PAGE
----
Right to object to derogatory treatment

  • Derogatory treatment is defined as any addition, deletion, alteration to or adaptation of a work that amounts to a distortion or mutilation of the work, or is otherwise prejudicial to the honour or reputation of the author.
    • The correct display of the copyright and citation and bibliographic information will help to ensure that the end user is made aware of the provenance of the clips and their relations to the parent works. Being able to access and play the entire parent would also help comply with this right, for instance by having a ‘Play all’ option or similar
    • Guidance (built into Clipper distributions) to users on how to avoid derogatory treatment would provide further assurance as would a terms of service agreement and notice and takedown policy 

Right to object to false attribution

  • This is the right not to be named as the author of a work you did not create. This would prevent, for example, a well-known author being named as the author of a story they did not write.
    • The correct display of the copyright and citation and bibliographic information will help to ensure that the end user is made aware of the provenance of the clips and their relations to the parent works. Being able to access and play the entire parent would also help comply with this right, for instance by having a ‘Play all’ option or similar
    • Guidance (built into Clipper distributions) to users on how to avoid false attribution would provide further assurance as would a terms of service agreement and notice and takedown policy.

Right to privacy

  • This right enables someone who has commissioned a photograph or film for private and domestic purposes to prevent it from being made available or exhibited to the public. For example, this would allow you to prevent a photographer from putting your wedding photographs on their website without your permission.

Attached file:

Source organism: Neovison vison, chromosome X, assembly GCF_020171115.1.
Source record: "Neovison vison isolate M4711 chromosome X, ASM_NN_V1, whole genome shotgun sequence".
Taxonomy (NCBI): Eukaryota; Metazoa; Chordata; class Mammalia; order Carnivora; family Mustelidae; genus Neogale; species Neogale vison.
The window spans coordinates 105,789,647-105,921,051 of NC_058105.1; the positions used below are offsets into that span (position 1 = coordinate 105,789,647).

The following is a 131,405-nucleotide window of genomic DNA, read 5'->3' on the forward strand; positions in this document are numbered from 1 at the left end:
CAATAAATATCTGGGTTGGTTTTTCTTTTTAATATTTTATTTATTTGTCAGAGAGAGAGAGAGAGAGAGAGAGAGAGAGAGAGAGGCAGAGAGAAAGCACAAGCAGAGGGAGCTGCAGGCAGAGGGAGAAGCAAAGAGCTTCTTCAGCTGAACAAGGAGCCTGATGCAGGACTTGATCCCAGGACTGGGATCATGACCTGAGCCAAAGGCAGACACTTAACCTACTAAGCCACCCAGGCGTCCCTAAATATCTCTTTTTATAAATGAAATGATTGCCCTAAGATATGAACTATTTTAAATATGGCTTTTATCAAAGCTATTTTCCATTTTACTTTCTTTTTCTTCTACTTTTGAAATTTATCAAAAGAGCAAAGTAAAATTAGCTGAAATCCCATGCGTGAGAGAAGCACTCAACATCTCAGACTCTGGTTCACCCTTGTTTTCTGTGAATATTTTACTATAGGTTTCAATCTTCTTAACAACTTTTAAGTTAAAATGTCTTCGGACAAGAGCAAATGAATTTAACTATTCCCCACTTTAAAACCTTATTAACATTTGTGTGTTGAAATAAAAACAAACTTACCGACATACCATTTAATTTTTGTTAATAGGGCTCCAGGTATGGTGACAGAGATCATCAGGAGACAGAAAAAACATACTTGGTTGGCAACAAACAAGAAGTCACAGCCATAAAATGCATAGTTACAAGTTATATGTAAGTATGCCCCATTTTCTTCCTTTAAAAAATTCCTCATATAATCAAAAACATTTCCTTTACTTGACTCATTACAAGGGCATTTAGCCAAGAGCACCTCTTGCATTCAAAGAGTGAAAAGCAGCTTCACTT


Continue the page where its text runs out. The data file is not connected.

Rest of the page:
• For research content research ethics codes, data protection law and user awareness are source of assurance as are would a terms of service agreement and notice and takedown policy.
    • Guidance (built into Clipper distributions) to users on how to avoid infringing privacy would provide further assurance 

Database Right

‘Databases are protected by copyright if the selection and/or arrangement of their contents is original. But they may also, or instead, be protected

by ‘database right’ if there has been a substantial investment to make the database. Database right protects databases against anyone extracting and using their contents without permission. Database right lasts for 15 years from when the database is made or, if the database is published during this time, for 15 years from publication.’(from ‘Copyright: Basic facts’ published by the IPO)

Actions that might infringe this right are described as:

“16.—(1) Subject to the provisions of this Part, a person infringes database right in a database if, without the consent of the owner of the right, he extracts or re-utilises all or a substantial part of the contents of the database.

(2) For the purposes of this Part, the repeated and systematic extraction or re-utilisation of insubstantial parts of the contents of a database may amount to the extraction or re-utilisation of a substantial part of those contents.”

Permitted uses – any lawful user of the database has a right under regulation 19(1)

‘A lawful user of a database which has been made available to the public in any manner shall be entitled to extract or re-utilise insubstantial parts of the contents of the database for any purpose.’

Extracts quoted from the The Copyright and Rights in Databases Regulations 1997

This right would extend to the catalogue of a film collection or a database of gene types, for example. However, in a research setting the database right would tend to be owned by an employer and use of it would be legal and / or governed by consortium agreements with third parties etc. (or should be). In the case of a public facing audio-visual collection it might be argued that there was an implicit right to use the database embodied in the collection records to create a cliplist. It would be sensible to review this when contemplating integrating a Clipper service into an existing collection.